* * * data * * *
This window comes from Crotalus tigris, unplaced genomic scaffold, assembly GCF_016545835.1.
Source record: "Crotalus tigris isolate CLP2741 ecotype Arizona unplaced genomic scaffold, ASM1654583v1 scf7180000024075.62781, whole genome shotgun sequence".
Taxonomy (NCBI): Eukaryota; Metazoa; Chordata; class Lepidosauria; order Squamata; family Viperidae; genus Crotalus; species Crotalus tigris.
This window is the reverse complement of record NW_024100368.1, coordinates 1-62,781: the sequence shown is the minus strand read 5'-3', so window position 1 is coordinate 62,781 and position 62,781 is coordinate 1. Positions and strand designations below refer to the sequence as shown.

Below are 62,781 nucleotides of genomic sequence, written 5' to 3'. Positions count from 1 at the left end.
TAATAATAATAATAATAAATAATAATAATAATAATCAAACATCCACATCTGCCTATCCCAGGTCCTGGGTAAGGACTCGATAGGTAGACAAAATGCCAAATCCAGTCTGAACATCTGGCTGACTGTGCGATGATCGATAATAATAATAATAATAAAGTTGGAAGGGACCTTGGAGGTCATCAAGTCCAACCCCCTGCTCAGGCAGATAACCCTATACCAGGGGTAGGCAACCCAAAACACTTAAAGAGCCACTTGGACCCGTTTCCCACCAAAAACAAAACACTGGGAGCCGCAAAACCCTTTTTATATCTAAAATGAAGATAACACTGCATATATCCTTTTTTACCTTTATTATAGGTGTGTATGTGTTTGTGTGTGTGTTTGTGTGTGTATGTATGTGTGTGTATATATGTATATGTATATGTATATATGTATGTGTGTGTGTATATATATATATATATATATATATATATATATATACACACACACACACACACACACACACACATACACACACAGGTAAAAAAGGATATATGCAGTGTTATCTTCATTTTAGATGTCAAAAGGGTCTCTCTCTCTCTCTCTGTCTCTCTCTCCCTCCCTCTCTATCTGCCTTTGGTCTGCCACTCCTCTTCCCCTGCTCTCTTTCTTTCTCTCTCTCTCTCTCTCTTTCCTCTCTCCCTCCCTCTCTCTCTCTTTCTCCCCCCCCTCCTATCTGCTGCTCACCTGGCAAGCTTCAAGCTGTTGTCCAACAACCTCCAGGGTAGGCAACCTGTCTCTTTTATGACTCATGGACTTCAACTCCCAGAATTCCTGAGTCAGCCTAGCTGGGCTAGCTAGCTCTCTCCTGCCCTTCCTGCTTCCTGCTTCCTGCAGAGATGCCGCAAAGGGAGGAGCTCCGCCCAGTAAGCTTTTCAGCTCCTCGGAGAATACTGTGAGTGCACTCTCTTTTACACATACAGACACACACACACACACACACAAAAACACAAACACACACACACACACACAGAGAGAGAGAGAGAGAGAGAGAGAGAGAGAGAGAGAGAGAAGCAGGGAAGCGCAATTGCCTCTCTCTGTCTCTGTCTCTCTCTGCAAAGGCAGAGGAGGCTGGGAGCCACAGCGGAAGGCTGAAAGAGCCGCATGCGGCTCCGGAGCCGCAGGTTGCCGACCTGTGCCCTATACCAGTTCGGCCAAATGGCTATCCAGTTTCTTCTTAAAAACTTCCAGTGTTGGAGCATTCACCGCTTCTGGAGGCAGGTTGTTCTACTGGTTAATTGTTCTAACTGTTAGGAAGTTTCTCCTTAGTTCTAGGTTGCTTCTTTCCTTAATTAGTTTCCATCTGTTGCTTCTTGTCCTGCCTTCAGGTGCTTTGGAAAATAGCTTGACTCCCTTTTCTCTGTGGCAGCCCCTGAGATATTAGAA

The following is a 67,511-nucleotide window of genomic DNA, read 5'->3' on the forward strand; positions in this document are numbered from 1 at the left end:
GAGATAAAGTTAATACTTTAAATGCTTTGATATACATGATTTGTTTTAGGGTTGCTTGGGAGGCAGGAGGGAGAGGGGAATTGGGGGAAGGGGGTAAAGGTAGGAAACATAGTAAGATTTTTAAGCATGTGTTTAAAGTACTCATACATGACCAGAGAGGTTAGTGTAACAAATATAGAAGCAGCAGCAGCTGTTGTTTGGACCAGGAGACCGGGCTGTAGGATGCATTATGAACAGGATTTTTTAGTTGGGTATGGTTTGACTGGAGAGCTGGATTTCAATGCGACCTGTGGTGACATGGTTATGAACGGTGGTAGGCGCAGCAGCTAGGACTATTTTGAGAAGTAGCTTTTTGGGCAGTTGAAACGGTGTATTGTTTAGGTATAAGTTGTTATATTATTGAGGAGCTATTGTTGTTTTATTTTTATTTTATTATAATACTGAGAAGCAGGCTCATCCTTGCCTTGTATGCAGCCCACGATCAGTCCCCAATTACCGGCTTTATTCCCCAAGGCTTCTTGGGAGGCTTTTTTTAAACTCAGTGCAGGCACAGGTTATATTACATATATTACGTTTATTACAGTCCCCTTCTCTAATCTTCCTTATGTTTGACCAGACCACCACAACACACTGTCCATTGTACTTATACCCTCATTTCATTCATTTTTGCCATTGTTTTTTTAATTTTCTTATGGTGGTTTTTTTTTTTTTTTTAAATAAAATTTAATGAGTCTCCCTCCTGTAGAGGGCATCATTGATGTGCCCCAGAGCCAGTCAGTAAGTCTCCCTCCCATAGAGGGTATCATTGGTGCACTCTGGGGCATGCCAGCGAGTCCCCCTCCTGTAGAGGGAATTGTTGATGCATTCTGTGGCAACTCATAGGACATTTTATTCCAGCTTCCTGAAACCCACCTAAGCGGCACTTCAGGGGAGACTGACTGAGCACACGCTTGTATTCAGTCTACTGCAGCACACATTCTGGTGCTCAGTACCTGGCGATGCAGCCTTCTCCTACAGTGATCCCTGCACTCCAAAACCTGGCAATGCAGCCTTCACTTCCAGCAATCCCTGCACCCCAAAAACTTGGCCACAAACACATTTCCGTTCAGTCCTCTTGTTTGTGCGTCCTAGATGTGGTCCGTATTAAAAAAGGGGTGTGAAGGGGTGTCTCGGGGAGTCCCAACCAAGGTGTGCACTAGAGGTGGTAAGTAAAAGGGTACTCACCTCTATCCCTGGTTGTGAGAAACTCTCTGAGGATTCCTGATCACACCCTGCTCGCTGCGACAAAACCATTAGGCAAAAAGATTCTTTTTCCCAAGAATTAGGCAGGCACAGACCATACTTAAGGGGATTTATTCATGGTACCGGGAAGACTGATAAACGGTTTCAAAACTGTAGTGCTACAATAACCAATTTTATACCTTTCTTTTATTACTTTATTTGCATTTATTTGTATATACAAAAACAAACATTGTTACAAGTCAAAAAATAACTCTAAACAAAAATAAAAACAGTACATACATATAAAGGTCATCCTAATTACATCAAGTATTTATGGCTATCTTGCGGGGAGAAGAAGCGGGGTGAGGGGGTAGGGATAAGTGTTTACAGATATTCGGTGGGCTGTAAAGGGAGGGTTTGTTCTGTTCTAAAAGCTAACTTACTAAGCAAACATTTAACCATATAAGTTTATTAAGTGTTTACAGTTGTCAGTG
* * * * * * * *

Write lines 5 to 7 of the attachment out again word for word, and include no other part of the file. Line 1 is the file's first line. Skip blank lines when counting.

Below are 62,781 nucleotides of genomic sequence, written 5' to 3'. Positions count from 1 at the left end.
TAATAATAATAATAATAAATAATAATAATAATAATCAAACATCCACATCTGCCTATCCCAGGTCCTGGGTAAGGACTCGATAGGTAGACAAAATGCCAAATCCAGTCTGAACATCTGGCTGACTGTGCGATGATCGATAATAATAATAATAATAAAGTTGGAAGGGACCTTGGAGGTCATCAAGTCCAACCCCCTGCTCAGGCAGATAACCCTATACCAGGGGTAGGCAACCCAAAACACTTAAAGAGCCACTTGGACCCGTTTCCCACCAAAAACAAAACACTGGGAGCCGCAAAACCCTTTTTATATCTAAAATGAAGATAACACTGCATATATCCTTTTTTACCTTTATTATAGGTGTGTATGTGTTTGTGTGTGTGTTTGTGTGTGTATGTATGTGTGTGTATATATGTATATGTATATGTATATATGTATGTGTGTGTGTATATATATATATATATATATATATATATATATATACACACACACACACACACACACACACACATACACACACAGGTAAAAAAGGATATATGCAGTGTTATCTTCATTTTAGATGTCAAAAGGGTCTCTCTCTCTCTCTCTGTCTCTCTCTCCCTCCCTCTCTATCTGCCTTTGGTCTGCCACTCCTCTTCCCCTGCTCTCTTTCTTTCTCTCTCTCTCTCTCTCTTTCCTCTCTCCCTCCCTCTCTCTCTCTTTCTCCCCCCCCTCCTATCTGCTGCTCACCTGGCAAGCTTCAAGCTGTTGTCCAACAACCTCCAGGGTAGGCAACCTGTCTCTTTTATGACTCATGGACTTCAACTCCCAGAATTCCTGAGTCAGCCTAGCTGGGCTAGCTAGCTCTCTCCTGCCCTTCCTGCTTCCTGCTTCCTGCAGAGATGCCGCAAAGGGAGGAGCTCCGCCCAGTAAGCTTTTCAGCTCCTCGGAGAATACTGTGAGTGCACTCTCTTTTACACATACAGACACACACACACACACACACAAAAACACAAACACACACACACACACACAGAGAGAGAGAGAGAGAGAGAGAGAGAGAGAGAGAGAGAGAAGCAGGGAAGCGCAATTGCCTCTCTCTGTCTCTGTCTCTCTCTGCAAAGGCAGAGGAGGCTGGGAGCCACAGCGGAAGGCTGAAAGAGCCGCATGCGGCTCCGGAGCCGCAGGTTGCCGACCTGTGCCCTATACCAGTTCGGCCAAATGGCTATCCAGTTTCTTCTTAAAAACTTCCAGTGTTGGAGCATTCACCGCTTCTGGAGGCAGGTTGTTCTACTGGTTAATTGTTCTAACTGTTAGGAAGTTTCTCCTTAGTTCTAGGTTGCTTCTTTCCTTAATTAGTTTCCATCTGTTGCTTCTTGTCCTGCCTTCAGGTGCTTTGGAAAATAGCTTGACTCCCTTTTCTCTGTGGCAGCCCCTGAGATATTAGAA

The following is a 67,511-nucleotide window of genomic DNA, read 5'->3' on the forward strand; positions in this document are numbered from 1 at the left end: